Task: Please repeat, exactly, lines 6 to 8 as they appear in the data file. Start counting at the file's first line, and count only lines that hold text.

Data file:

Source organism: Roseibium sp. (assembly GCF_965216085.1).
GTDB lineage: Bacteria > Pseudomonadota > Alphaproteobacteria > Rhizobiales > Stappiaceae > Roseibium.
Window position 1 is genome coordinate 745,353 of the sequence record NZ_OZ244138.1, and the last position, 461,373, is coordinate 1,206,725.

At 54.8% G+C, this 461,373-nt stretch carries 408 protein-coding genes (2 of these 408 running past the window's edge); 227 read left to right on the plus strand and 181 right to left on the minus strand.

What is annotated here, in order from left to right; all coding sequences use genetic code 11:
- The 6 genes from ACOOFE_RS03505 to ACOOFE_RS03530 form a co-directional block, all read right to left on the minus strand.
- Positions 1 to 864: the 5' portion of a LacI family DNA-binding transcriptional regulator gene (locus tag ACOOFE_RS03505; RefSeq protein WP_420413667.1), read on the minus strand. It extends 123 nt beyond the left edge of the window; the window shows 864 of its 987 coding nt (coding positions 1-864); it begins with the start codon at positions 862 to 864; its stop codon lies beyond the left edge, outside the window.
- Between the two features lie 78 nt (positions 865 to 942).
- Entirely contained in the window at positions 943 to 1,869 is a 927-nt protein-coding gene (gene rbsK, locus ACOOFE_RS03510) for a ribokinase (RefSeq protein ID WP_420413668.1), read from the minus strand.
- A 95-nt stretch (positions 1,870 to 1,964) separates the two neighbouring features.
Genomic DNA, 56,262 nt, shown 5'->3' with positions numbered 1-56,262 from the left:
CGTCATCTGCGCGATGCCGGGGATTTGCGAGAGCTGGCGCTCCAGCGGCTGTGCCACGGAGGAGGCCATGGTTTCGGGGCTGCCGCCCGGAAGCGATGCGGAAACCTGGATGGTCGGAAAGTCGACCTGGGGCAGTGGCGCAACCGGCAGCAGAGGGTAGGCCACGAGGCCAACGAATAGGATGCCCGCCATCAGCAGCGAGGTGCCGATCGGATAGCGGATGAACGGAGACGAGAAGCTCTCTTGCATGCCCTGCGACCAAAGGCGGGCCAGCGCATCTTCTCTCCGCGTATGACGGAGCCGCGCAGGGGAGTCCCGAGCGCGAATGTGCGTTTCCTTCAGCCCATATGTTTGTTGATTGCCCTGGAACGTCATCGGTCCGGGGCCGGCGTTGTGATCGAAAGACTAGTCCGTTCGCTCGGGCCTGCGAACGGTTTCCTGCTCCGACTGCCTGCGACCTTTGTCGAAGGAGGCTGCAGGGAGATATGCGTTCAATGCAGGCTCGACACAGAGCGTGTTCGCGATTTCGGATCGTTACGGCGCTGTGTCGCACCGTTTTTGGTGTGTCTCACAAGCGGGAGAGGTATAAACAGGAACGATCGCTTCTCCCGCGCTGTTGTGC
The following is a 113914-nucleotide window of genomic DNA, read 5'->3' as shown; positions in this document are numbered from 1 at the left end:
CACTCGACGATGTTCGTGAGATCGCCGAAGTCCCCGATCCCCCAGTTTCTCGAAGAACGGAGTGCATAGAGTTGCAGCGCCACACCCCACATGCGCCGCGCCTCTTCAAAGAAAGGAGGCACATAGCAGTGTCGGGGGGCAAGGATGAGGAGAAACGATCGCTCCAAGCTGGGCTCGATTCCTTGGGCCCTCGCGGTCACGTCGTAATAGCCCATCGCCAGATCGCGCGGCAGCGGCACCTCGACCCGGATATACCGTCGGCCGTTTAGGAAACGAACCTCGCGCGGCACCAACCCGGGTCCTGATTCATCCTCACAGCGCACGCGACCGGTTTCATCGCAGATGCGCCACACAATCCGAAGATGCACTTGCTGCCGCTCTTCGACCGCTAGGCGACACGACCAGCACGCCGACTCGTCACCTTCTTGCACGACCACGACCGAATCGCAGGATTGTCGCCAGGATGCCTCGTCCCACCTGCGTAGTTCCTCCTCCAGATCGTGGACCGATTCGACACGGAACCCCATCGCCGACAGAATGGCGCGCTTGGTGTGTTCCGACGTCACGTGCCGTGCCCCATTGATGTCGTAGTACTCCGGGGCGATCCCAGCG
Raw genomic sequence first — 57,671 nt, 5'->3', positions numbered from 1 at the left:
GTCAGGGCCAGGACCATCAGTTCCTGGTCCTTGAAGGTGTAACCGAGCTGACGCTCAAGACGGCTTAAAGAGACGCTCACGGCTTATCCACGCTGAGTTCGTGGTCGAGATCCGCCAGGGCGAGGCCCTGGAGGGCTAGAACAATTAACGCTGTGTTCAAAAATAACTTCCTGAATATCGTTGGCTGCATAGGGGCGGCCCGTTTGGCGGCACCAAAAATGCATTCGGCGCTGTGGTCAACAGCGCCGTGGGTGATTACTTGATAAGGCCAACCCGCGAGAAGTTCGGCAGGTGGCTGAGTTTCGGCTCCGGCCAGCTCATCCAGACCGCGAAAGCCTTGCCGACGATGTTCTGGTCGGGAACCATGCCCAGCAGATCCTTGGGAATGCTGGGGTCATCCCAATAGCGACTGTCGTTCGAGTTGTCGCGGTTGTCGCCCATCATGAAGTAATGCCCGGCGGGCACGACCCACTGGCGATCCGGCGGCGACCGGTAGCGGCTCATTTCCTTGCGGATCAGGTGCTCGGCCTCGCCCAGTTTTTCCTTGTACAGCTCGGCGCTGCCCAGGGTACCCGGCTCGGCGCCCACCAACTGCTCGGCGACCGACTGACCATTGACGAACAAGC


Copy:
- The 6 genes from ACOOFE_RS03505 to ACOOFE_RS03530 form a co-directional block, all read right to left on the minus strand.
- Positions 1 to 864: the 5' portion of a LacI family DNA-binding transcriptional regulator gene (locus tag ACOOFE_RS03505; RefSeq protein WP_420413667.1), read on the minus strand. It extends 123 nt beyond the left edge of the window; the window shows 864 of its 987 coding nt (coding positions 1-864); it begins with the start codon at positions 862 to 864; its stop codon lies beyond the left edge, outside the window.
- Between the two features lie 78 nt (positions 865 to 942).